-Front Tire: Maxxis Assegai EXO TR 3C 29×2.5″ WT
-Rear tire: Maxxis Minion DHR II EXO TR 3C 29×2.4″ WT
-Saddle: WTB Volt

See more at Kona.

Chunder and Chamisa on the Chumba Sendero 29er Hardtail

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Chunder and Chamisa on the Chumba Sendero 29er Hardtail

Over the past few years, I’ve found myself only riding 150mm travel hardtails and full suspensions with slackened front ends and steep seat tubes. In my mind, why would you want anything else? Then I moved to Santa Fe, where we have even bigger backcountry loops, steep climbs, and long, rocky descents. Yet, we also have sweeping, undulating XC trails. Suddenly, all those 150mm bikes are a little too much for a lot of the trails here, most of which are in my neighborhood. Then Chumba came to the rescue, sending along their Sendero 130mm 29er hardtail for me to review and I fell in love with XC bikes once again.

Read on for how this beauty of a bike handles our chunder and Chamisa-lined trails here in Santa Fe…

Cotic Updates the SolarisMAX All Mountain Hardtail

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Cotic Updates the SolarisMAX All Mountain Hardtail

Next month, Cotic will have the new SolarisMAX in stock. While the geometry is only receiving a minor update – a 0.5deg steeper seat angle per size – the biggest update comes in its cargo capacity. More bosses have been added to the downtube, all at 64mm centers. This allows more versatile luggage and water options, as you can now carry two bottles on the down tube (as before), or a bottle with Anything Cage 3 boss mount style luggage, or just one bottle high up the tube within easy reach. You can also add a Cotic custom shaped frame bag for bikepacking.

Head to Cotic to reserve your SolarisMAX and to see more info.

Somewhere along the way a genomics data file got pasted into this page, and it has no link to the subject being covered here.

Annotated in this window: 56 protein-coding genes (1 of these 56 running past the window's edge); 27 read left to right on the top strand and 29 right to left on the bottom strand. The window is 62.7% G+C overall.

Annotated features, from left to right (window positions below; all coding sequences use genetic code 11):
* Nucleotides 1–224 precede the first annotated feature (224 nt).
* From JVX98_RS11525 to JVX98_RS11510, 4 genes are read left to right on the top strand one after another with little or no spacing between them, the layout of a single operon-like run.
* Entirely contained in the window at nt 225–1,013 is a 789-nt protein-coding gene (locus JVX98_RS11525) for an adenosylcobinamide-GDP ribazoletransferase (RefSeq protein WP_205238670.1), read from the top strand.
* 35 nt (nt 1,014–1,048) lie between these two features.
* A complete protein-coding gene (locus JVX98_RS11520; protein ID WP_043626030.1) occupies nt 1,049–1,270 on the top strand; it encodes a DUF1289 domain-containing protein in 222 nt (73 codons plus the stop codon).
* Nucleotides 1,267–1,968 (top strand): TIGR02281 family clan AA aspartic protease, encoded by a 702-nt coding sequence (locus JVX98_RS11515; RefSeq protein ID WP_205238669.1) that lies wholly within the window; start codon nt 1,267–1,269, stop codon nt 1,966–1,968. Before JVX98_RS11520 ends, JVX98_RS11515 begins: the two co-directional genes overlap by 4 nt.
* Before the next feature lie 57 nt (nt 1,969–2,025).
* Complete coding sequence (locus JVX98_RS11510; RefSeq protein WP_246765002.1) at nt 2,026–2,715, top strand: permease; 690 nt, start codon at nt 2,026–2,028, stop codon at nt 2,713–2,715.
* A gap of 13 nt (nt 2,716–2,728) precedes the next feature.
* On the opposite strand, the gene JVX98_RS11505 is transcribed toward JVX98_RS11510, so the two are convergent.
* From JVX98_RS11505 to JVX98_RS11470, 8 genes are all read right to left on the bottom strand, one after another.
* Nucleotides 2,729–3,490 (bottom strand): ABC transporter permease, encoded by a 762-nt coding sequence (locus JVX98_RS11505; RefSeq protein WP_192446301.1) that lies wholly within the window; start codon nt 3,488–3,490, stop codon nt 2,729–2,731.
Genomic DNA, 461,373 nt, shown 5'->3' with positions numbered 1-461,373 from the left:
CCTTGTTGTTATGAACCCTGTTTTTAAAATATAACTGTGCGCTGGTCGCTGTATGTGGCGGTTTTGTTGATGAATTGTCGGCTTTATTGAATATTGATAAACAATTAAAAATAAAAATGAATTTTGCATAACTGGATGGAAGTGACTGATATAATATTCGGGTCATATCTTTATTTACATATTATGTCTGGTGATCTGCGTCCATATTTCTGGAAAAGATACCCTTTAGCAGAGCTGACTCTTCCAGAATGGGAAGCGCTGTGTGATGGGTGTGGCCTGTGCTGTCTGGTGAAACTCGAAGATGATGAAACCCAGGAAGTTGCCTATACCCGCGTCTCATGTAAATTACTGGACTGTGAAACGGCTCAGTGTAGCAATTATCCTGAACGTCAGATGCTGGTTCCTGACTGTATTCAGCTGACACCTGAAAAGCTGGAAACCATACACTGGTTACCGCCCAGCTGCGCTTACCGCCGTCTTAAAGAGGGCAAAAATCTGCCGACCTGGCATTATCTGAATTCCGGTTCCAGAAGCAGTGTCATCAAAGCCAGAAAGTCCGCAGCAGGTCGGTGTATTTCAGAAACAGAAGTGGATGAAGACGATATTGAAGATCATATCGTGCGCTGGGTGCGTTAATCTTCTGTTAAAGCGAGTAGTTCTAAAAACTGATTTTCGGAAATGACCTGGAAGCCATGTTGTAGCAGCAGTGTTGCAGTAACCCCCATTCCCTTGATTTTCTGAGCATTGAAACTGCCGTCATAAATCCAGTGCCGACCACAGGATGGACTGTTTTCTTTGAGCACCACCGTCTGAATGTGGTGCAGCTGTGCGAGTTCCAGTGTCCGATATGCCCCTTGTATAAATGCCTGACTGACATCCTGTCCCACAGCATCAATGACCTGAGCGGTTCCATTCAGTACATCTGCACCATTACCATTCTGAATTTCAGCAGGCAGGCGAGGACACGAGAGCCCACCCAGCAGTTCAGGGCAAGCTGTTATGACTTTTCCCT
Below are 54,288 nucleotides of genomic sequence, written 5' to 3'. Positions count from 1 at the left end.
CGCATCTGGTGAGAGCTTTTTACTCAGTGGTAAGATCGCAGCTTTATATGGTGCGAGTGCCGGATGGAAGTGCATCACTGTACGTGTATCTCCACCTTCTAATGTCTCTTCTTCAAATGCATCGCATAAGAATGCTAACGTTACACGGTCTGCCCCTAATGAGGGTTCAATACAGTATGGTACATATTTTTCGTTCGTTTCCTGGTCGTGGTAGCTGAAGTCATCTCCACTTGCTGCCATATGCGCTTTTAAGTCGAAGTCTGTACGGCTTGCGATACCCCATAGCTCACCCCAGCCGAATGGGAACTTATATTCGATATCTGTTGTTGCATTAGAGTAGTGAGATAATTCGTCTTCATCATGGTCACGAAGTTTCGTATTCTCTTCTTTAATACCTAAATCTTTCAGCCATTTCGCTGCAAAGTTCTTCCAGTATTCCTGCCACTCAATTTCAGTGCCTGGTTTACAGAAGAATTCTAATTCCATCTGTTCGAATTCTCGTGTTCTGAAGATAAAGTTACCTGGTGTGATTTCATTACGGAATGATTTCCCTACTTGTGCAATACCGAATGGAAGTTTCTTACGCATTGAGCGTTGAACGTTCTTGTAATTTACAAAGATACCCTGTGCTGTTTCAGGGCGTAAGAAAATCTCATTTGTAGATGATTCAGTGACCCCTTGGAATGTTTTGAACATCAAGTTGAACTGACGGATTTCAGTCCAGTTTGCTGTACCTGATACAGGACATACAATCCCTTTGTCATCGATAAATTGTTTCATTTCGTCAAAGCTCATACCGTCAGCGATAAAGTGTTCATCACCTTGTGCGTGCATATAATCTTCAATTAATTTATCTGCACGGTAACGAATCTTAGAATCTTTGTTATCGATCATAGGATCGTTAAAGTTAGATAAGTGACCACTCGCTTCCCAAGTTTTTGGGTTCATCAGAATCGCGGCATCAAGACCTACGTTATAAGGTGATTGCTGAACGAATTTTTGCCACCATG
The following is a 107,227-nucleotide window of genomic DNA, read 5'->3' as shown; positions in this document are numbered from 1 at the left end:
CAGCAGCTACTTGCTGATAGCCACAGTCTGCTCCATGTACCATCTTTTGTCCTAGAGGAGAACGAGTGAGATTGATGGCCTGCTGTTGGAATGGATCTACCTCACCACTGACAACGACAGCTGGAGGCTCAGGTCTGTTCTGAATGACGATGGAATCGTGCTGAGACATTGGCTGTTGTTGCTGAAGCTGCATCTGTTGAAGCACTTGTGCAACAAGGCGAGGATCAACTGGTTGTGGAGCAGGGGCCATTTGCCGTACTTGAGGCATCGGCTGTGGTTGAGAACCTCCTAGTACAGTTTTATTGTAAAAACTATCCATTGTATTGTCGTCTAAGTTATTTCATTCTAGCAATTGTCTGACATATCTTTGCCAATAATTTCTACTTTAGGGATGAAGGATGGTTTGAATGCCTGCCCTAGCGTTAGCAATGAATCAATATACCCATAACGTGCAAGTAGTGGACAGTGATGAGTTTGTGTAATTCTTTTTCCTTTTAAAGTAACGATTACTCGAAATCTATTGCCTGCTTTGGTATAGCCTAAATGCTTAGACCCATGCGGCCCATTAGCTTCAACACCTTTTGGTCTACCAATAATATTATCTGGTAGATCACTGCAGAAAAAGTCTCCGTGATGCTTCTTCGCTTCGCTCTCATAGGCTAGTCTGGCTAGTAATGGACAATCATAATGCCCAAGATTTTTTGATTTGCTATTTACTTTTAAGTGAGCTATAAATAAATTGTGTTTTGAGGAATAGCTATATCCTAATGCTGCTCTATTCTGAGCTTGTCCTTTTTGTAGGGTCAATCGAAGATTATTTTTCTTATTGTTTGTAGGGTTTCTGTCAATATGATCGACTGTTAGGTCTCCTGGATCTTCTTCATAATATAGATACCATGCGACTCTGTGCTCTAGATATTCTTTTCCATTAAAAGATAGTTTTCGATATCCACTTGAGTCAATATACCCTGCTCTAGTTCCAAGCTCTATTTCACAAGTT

Cotic’s New BFeMax 29er Hardtail

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Cotic’s New BFeMax 29er Hardtail

Like their 27.5 Bfe hardtail, the Cotic BFeMax is a trail-ready hardtail, just built around 29er x 2.6″ wheels and a massive, 160mm fork. The strength of this frame relies on trusty Reynolds 853 for the downtube and Cotic’s signature detailing, including their plate brake bridge, triple triangle seat tube cluster, and oversized tubing.

The geometry is progressive but still very moderate compared to where other companies have taken MTB geo over the years.

These bikes look great, so hop on over to Cotic to see more details.

John’s Retrotec As a Singlespeed 27.5+ Using the Phil Wood Eccentric BB

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John’s Retrotec As a Singlespeed 27.5+ Using the Phil Wood Eccentric BB

It had been years since I’ve ridden singlespeed and to be honest, I was pretty reluctant to do so here in Santa Fe. We’ve been in town for about two months now and it’s taken a while to get used to the elevation. Our house is at 6,800′ and the local trails start around 7,000′, shooting up to 12,000′. It’s a lot to take in but for the more flowy cross-country trails, I felt like I could get away with one gear and I knew just the bike for it!

My Retrotec is one of those “forever” machines. I could never sell it as it feels like it’s a part of this website. Plus, the maker – Mr. Curtis Inglis – is just such a stand up guy. When you ride a Retrotec, you put a smile on Curtis’ face and if you’ve ever met the guy, you know that’s well worth it!